served in law enforcement for many years. In that time, I personally
conducted just about every kind of search known to man.
So what was really going on in Orchard Park on April 17, 2012? We
don’t know everything for sure, but here is what we surmise:
First, adult protective services received a
vague, anonymous report about Fred’s care.
Second, the social worker called the police
and asked them to meet her at the home. In our experience,
investigative social workers, whether for children or adults,
frequently call the police to accompany them to ensure
“cooperation” when they arrive.
Third, the police officers arrived first and
were chatting with each other while waiting for the social
worker. We suspect that they did not know the precise nature of
the report—only that one had been made.
Fourth, when he was approached by a young man
asking why they were at his house, Lt. Buccilli decided to not
wait for the social worker.
Here is what we do know: the Fourth Amendment does not permit the
police to enter anyone’s home without a warrant unless there is a
real emergency—even if it’s called a “welfare check.”
A civil rights lawsuit
After much prayer and thought, the Batts decided to sue Lt. Buccilli
for violating their Fourth Amendment “right … to be secure in their
They did not make that decision lightly, since they deeply respect
law enforcement personnel in a real and personal sense. But they
also hold the rule of law in high regard. They understand that
police must respect citizens’ rights, and that when they don’t, they
should be held to account.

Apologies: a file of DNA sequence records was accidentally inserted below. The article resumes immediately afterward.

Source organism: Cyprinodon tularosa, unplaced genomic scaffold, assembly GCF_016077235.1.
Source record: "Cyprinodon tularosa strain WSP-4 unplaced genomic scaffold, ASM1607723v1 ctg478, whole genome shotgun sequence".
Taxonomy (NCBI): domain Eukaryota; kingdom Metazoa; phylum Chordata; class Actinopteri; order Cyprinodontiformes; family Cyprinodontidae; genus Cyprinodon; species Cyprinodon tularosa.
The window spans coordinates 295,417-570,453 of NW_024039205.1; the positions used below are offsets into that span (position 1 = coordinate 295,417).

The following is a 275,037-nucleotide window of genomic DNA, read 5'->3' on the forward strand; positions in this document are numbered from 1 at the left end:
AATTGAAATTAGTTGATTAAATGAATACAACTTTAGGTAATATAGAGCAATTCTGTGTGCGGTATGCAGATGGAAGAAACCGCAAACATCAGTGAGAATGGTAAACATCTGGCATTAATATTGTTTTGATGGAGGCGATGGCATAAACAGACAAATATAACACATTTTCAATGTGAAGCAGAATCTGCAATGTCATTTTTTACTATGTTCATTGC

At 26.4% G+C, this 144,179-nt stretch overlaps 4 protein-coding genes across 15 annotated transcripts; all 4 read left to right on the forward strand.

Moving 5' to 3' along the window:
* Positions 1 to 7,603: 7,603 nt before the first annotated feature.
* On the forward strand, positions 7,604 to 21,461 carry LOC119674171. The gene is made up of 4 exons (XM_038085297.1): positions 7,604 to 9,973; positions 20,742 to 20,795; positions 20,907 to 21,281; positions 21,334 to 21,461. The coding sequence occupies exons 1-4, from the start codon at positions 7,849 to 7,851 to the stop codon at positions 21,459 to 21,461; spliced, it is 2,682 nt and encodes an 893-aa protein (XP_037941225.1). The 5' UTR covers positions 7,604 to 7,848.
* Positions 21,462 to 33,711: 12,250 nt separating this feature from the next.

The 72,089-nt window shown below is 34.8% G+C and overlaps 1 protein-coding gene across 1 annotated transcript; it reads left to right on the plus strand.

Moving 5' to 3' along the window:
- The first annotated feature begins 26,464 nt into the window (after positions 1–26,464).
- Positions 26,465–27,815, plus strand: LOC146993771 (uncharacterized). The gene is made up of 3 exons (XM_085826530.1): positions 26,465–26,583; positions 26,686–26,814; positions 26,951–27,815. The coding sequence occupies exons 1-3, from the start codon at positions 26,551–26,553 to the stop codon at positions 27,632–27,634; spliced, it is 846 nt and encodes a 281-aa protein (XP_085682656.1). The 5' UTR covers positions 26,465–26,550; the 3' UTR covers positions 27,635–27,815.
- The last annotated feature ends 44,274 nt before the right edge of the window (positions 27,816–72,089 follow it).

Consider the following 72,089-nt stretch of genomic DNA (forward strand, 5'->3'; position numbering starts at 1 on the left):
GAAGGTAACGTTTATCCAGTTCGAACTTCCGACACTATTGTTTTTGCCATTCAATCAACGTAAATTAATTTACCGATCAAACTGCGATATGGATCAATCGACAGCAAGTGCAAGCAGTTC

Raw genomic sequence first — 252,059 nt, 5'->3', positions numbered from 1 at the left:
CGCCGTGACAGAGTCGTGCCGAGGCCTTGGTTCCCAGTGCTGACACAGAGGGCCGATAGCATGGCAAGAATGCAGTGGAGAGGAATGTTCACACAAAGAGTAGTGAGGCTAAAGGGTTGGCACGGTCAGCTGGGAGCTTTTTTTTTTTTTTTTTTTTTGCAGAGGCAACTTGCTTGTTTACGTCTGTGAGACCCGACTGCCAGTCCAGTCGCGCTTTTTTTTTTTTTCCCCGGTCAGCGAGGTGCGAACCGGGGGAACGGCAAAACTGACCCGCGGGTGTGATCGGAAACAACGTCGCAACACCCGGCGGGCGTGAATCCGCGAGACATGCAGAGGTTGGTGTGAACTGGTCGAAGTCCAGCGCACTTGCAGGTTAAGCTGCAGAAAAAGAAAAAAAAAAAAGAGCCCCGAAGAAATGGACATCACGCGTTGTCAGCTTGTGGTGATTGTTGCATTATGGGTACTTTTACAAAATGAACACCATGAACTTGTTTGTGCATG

The family hopes that their experience will result in good legal
precedent, so that others will not be mistreated in the same way.
On December 11, 2012, HSLDA filed a civil rights suit against Lt.
Buccilli in federal court. You may read
the complaint here.
The battle for the front door
This case presents a new twist on an old story. In the early days of
the homeschool movement, homeschooling was (wrongly) assumed to be
illegal in many states. Homeschooling as an educational option was
not as well-known as it is now, and far fewer children were being
homeschooled back then.
Too often, early homeschoolers found an investigative social worker
at their front door, often accompanied by uniformed police officers.
These authorities were typically investigating anonymous tips that
didn’t have much to do with homeschooling itself—often something
like this: “The children are always home, they don’t go to school,
and the family seems really religious.”
Homeschoolers soon learned that front-door encounters with an
investigative social worker could be traumatic for both parents and
children alike. Protecting our member families from such unwarranted
investigations was what drew HSLDA into what we call “the battle for
the front door”—defending Fourth Amendment rights.
Now, as many homeschooling families are beginning to care for aging
relatives, we are seeing new challenges in the battle for the front
HSLDA has long believed that it is important to dispel the notion
among police and other authorities that all Fourth Amendment bets
are off when they demand to enter a home to conduct a “welfare
Read about our other precedent-setting cases in which courageous
homeschooling families changed the law and practices around the
country, including the Calabretta
case, the Stumbo
case, and the Gauthier
case. And please pray for the success of our appeal in the Loudermilk
case, which we expect will be decided in summer 2013.
To all of our members whose dues support our mission to defend the
rights of homes and families, thank you! If you are not already a
member, please consider joining
HSLDA to stand with
the Batt family for freedom.
If you are considering end-of-the year giving, please consider donating
to the Homeschool Freedom Fund. Your tax-deductible donation
will be used specifically to fund HSLDA’s freedom-advancing cases
such as this one.
Our homeschooling freedom depends on our remaining a free people,
secure in our own homes.